“We got through it, but I think at times the players have struggled with a bit of mental fatigue.”

Keightley accepts that this is the reality of the new world of professional women’s cricket, and she believes in her players ability to adapt.

“They’ve got to get used to it because it’s only gonna be like that moving forward; and I think we’ll learn and grow from the experience.”

But there was also a hint that the calendar may have to be looked at, promising in future to “make sure they [the players] get the break that they need” after going from an international series into The Hundred and then straight into another international series.

The long end to the summer has however offered the opportunity to experiment a little with both ends of the one-day lineup.

It looks like the 7-batters strategy is one Keightley feels England can take forwards in ODI cricket.

“We experimented this time with playing seven batters and taking five bowlers in, plus Heather which would give us six. I think if we’re going to put pressure on Australia and India, and South Africa and New Zealand, we need to get more runs. And to do that, if we go in with seven batters I think we can be really powerful at the back end of the innings, which we saw today.”

With the bowling it has been more about combinations and matchups.

“Our bowling unit we changed-up nearly every game. We want to make sure that we’ve got all our bases covered when we’re playing different teams, so we looked at different combinations; and it was really good to have five games to do that.”

England will obviously get a little break now, but they’ll be back in training very soon, and Keightley makes it clear that she is looking for determination and focus from the players.

“It will be ‘eyes on the prize’ – working really hard leading up through Christmas, and going out to Australia in January. We won’t get back until March at the end of the World Cup, so it’s game on!”


England finally produced the performance we’ve been waiting for all summer, on the last day of the English women’s season in Canterbury – posting over 300 for the first time since the Pakistan series in Kuala Lumpur in December 2019.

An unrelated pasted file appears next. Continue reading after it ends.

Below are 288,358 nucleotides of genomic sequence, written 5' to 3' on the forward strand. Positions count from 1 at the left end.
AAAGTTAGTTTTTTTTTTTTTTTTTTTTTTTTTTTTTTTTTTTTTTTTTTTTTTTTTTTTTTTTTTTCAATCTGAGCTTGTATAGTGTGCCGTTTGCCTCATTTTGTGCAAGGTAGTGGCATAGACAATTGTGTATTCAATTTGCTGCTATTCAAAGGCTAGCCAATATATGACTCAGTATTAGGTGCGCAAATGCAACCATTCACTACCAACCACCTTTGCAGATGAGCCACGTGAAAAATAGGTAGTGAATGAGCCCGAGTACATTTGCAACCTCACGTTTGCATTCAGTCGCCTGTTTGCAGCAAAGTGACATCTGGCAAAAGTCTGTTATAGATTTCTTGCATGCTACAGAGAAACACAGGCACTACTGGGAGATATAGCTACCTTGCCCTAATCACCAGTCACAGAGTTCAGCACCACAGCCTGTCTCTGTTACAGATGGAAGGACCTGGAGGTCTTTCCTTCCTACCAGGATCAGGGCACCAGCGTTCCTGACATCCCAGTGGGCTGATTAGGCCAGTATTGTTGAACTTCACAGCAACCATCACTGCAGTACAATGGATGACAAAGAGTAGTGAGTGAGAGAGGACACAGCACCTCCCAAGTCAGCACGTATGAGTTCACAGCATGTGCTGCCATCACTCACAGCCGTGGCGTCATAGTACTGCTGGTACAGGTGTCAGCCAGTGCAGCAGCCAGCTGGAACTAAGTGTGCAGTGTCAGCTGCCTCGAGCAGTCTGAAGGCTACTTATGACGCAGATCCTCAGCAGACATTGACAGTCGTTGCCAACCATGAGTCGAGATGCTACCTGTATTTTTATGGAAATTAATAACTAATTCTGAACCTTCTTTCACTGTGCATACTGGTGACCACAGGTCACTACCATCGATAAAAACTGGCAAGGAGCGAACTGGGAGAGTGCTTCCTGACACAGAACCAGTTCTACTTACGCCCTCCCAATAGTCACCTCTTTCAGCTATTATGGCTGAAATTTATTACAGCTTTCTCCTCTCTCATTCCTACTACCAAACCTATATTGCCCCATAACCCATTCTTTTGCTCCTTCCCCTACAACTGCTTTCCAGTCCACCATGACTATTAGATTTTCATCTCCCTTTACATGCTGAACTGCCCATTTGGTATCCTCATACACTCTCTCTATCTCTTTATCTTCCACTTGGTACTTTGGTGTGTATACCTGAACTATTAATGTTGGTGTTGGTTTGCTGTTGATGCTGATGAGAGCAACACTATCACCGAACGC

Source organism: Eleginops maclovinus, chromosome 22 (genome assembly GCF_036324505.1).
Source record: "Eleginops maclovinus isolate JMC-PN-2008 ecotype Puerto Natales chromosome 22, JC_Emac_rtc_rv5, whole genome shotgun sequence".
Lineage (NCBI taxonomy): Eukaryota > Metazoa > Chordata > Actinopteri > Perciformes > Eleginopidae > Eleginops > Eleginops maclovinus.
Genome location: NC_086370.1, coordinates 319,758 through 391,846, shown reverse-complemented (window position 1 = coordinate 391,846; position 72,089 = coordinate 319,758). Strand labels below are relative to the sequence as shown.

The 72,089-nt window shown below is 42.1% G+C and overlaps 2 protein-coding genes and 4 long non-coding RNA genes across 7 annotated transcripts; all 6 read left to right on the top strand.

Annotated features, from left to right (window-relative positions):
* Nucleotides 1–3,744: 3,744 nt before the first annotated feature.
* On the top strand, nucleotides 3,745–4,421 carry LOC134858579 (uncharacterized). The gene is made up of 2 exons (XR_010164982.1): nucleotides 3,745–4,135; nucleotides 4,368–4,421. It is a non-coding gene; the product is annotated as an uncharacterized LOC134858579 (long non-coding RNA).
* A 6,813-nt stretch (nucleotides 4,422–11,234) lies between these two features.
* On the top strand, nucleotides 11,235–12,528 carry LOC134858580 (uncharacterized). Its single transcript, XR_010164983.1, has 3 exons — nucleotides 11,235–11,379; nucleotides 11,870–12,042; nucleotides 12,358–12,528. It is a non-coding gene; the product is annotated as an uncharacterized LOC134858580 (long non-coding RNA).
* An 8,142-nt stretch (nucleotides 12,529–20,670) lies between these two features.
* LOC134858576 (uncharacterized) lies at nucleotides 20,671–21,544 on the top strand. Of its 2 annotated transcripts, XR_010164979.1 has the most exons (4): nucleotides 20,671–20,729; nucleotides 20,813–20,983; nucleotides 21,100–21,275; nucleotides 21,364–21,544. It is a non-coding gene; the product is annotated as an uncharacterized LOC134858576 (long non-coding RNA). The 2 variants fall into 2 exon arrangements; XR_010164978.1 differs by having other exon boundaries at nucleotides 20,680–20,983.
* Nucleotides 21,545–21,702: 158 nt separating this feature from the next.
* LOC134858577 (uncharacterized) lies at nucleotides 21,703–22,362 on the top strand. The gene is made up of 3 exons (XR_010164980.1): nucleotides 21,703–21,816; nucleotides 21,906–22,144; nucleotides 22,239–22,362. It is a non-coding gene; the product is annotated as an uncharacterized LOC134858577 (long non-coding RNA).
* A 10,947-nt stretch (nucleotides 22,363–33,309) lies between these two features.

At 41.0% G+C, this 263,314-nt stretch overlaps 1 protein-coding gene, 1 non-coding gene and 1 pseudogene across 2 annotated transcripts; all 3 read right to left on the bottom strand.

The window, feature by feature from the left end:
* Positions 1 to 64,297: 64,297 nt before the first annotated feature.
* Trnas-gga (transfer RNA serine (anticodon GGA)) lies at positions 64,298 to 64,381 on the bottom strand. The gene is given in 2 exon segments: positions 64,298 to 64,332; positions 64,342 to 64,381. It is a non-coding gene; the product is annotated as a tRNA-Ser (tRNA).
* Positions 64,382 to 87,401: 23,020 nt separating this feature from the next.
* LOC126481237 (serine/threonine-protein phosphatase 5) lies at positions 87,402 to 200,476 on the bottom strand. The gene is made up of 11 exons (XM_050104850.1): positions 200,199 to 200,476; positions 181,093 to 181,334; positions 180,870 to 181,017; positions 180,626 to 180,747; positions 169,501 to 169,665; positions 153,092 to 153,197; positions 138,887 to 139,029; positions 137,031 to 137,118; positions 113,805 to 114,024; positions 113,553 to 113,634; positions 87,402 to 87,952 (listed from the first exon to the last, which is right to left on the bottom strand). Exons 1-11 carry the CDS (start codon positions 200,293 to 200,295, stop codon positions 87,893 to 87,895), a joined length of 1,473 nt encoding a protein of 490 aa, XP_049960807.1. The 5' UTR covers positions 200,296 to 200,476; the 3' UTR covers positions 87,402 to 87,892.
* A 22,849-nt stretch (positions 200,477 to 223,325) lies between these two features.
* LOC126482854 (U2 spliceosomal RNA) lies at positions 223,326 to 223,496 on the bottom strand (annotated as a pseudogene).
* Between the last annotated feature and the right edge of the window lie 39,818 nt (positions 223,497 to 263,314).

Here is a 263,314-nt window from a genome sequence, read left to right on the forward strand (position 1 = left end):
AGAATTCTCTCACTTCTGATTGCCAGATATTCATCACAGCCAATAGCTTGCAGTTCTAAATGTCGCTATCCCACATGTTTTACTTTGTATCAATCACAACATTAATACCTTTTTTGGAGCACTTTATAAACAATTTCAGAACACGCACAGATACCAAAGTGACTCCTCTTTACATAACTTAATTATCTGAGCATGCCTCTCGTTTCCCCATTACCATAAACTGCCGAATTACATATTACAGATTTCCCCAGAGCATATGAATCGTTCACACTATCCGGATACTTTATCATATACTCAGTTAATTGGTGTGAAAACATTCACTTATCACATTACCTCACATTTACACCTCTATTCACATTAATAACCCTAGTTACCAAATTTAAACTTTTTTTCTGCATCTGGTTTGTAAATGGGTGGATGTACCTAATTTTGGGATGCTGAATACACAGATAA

Tammy Beaumont led the way with her 9th international century (8 in ODIs and 1 in T20s) after putting on 95 for the first wicket with Lauren Winfield-Hill, who made 43 – her highest score since 2019. Winfield-Hill’s recent record is unspectacular from one perspective – she hasn’t made an international 50 since 2016; but she nonetheless averages 29 in ODIs this summer. To put this in perspective, it is only 10 less than Beaumont, and 7 less than Heather Knight; so the bottom line is that although Winfield-Hill hasn’t made a big score, she has still been pretty consistent since her comeback.

But the key to England’s huge total today was not Beaumont, who played the anchor role and finished with a Strike Rate of “only” 90, but the middle-order, which finally clicked… and clicked biggly.

It started with Nat Sciver, who has struggled for form against New Zealand this month, but came in today with an obvious intent to play positively, and hit 39 off 38 balls – a Strike Rate of just over 100, showing that there were runs to be made here, despite the huge boundaries. Amy Jones followed Sciver to the crease, and upped the ante again, making 60 off 46 balls at a Strike Rate of 130. Then finally with Sophia Dunkley (33* off 25) also going well at the other end, Danni Wyatt turned the volume up to 11 with 43* off 20 balls – a Strike Rate of 215. England added a massive 96 runs in the final 10 overs – by far their most productive 10 over phase of the series – leaving New Zealand with a mountain to climb.

And climb it, they could not. Only Hayley Jensen, coming in at 8 with the game already far gone, was able to hit at over 100, as England’s bowlers just looked to keep it tight and let the massive total do its work, with the White Ferns bowled out for 144, over 200 runs short.

New Zealand will fly home disappointed with their tour, having lost both series against an England side which looked tired at times after a long domestic season. But there are some positives they can take into the lead-up to the World Cup, where they will have the advantage of home soil. Hannah Rowe was the joint leading wicket-taker in the ODI series, with 10 wickets alongside England’s Charlie Dean; and Lea Tahuhu also performed well, including her spectacular 5fer at Leicester. Both could be key players in the World Cup; when they will also of course have Amelia Kerr back in the XI.

For once, it is the batting that will be a worry. Amy Satterthwaite, Sophie Devine and Suzie Bates all showed glimpses on this tour of why they are some of the most revered hitters in the game; and Maddy Green had a good day in Leicester; but overall there simply weren’t enough swallows to make a summer for them with the bat. This doesn’t mean it can’t all come good for them at the World Cup, but it will be a concern.

As for England, they can go out tonight and celebrate the end of a long summer, with their record this calendar year across all formats, including the tour of New Zealand, reading an impressive: Played 21; Won 15; Lost just 5.

Now (finally!) the players can take a holiday and get some sleep, before they regroup in the autumn to prepare to face Australia in the Ashes at the beginning of next year. Next year sounds like a long time away, but there are only 3 months before they’ll need to fly out to quarantine ahead of the series, and that’ll go all too quickly – 2022 is, if anything, going to be an even longer year; and with 3 huge trophies to play for – the Ashes, the World Cup and the Commonwealth Games – England will need to be at their very, very best to challenge for all of them.